Wednesday, August 18, 2010

Flood havoc in Pakistan

The mythologies are abuzz with stories of deluges – these are the floods sent by the Deity to destroy civilization as an act of divine retribution. Floods have always been the scourge of civilizations destroying property and killing people in large numbers. Floods are overflow of an expanse of water, occurring when flow exceeds the capacity.

Neighbouring Pakistan is suffering badly from floods. On 29th July the floods were triggered by heavy monsoon rains in north-west Pakistan causing rivers to breach their banks, villages of mud brick houses were destroyed. UN has described this flood as the worst in living memory. According to initial estimates of UN 14 million people were affected and lakhs of homes have been destroyed. There is further not so good news with the Pak Met Dept forecasting that River Indus going by hydrological condition is likely to attain a medium to high flood level ranging between 350,000 to 470,000 (cusecs) from 18.08.2010 to 19.08.2010. This could inundate low lying areas of District Hyderabad, Thatta and adjoining areas alongside river bed.
The river Indus is a major river which flows through the Indian sub continent. It originates in the Tibetan plateau near Lake Mansarovar runs through Ladakh district of Jammu & Kashmir and enters Gilgit Baltistan flowing through North in Pakistan to enter Arabian sea near the port of Karachi in Sind. It is the longest river of Pakistan. Indus feeds the eco system of the forests, plains and countryside and has Jhelum, Chenab, Ravi, Beas and Sutlej and two more tributaries from Khyber Pakhtunkhwa and Agfhan. Where it flows in to Arabian sea, it has the Indus river delta which unlike other delta consists of clay and other infertile soils and is very swampy. The Pak city of Hyderabad lies about 130 miles north of the moutn of Indus.
BBC’s Satellite images show how the Pakistan flood waters have swollen the lower Indus River, completely filling the river valley, when compared with images of the same area one year before. The flow through the Sukkur Barrage has reached levels of 1.4m cubic feet per second (cusecs). The barrage is only designed to withstand a maximum of 0.9m cusecs.

The floods in Pakistan which has become a monumental disaster began following heavy monsoon rains – the worst affected areas being Khyber Pakhtunkhwa, Sindh, Punjab and parts of Baluchistan. Around 200o people are feared dead. This is reported to be one of the worst flood of the Region in 80 years and feared might get worse as it midway through monsoon season. 1.4m acres of crop land has been flooded killing ten thousands of cattle. BBC further reports that along 1200 km stretch of River Indus in Sindh province, Govt. has evacuated one million people and is evacuating more. The prediction of more downpour by the Pak Met dept is added source of worry.

Meantime, Europe’s "water satellite" has provided a different perspective on the floods in Pakistan. The Smos spacecraft senses the wetness of soils, and its unique instrument has detailed how the earth became saturated in the monsoon rains. Data from satellite has been processed into making a series of maps which shows that the ground is getting progressively wetter, indicated by the shift from warmer (yellow/orange) to cooler (blue/grey) colours. The consistent blue in the south reflects the naturally wetter landscape that surrounds the Indus River where it enters the Arabian Sea. Satellite data is frequently used in the relief response to major disasters and would help in disaster mitigation.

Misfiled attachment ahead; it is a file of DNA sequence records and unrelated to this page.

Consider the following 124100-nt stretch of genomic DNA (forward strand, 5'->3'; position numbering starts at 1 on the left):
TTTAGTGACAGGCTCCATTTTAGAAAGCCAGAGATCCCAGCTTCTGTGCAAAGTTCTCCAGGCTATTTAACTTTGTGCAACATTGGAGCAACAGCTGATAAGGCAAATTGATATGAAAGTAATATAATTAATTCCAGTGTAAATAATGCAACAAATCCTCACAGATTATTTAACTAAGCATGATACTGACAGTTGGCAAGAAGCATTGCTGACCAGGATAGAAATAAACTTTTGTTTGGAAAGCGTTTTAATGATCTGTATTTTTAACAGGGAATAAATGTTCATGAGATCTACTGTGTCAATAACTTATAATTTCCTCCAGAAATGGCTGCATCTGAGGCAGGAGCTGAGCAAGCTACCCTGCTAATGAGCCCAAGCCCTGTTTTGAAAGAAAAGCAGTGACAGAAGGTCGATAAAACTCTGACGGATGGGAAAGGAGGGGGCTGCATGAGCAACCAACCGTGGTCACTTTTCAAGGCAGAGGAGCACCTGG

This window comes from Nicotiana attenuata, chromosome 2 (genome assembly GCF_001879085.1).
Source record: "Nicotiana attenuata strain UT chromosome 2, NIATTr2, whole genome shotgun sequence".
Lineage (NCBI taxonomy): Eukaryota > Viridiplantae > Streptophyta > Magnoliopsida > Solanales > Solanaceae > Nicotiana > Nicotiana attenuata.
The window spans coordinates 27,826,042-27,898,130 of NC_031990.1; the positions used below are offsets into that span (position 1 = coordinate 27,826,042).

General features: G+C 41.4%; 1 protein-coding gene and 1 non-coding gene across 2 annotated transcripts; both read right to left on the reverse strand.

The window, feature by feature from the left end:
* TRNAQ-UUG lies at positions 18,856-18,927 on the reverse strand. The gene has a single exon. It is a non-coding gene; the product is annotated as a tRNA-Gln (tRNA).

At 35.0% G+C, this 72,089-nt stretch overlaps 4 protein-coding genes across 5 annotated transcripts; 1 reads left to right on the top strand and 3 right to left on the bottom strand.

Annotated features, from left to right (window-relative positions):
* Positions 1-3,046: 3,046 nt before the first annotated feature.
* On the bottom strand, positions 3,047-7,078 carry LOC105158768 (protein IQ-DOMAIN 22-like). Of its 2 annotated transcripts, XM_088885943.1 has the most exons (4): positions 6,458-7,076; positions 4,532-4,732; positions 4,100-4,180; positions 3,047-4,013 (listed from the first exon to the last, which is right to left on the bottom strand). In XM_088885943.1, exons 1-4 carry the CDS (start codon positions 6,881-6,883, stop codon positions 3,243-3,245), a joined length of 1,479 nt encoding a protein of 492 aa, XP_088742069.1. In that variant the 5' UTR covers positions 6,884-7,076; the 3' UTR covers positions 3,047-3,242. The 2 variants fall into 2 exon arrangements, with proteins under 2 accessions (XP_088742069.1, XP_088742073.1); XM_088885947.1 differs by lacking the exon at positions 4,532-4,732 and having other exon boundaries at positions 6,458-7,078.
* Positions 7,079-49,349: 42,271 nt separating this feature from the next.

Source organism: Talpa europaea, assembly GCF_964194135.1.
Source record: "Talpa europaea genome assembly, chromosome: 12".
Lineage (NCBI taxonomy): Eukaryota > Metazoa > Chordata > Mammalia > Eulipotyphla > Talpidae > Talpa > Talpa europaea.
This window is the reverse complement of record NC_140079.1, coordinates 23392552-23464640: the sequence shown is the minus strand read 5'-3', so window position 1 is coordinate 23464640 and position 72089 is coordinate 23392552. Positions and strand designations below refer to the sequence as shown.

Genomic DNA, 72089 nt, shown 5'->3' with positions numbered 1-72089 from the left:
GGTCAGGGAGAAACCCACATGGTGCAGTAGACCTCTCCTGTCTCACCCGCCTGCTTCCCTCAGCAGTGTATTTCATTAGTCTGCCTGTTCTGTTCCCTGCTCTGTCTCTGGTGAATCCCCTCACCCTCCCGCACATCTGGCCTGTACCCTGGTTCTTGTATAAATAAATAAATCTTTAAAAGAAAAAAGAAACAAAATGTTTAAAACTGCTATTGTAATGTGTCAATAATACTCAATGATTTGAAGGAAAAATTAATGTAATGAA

marooned livestock
As is the case in many a countries, years of river mismanagement is also an added cause for the massive floods. To Pakistan, Indus river is lifeline, people have expanded the canal system to cater to the needs of the ever increasing population by diverting the river flow wherever it is needed to support agriculture. When humans sculpt newer paths for farming and other needs, there are fewer floods but when it comes they are worser. When consistently exploited, river channels have smaller areas to absorb the rain fall. The traditional wetlands along river course would generally take up some flood waters but in modern world they too are converted to farmlands. 
Apart from the deaths of people and cattle, extensive damage to infrastructure and crops have significantly harmed the economy of the Nation.
                                                              washed away bridge at bannu
The recent meeting between Indian and Pak Govt officials at Islamabad on July 15 ended on an acrimonious note. Since then there were only exchange of condolence messages after train accident in India and air crash in Islamabad. India offered assistance of $5 M in relief material for the victims of floods. Going by the sensitivity in the relationship, it is anybody’s guess as to how the Pak Govt would respond to this offer.

Regards – Sampathkumar S

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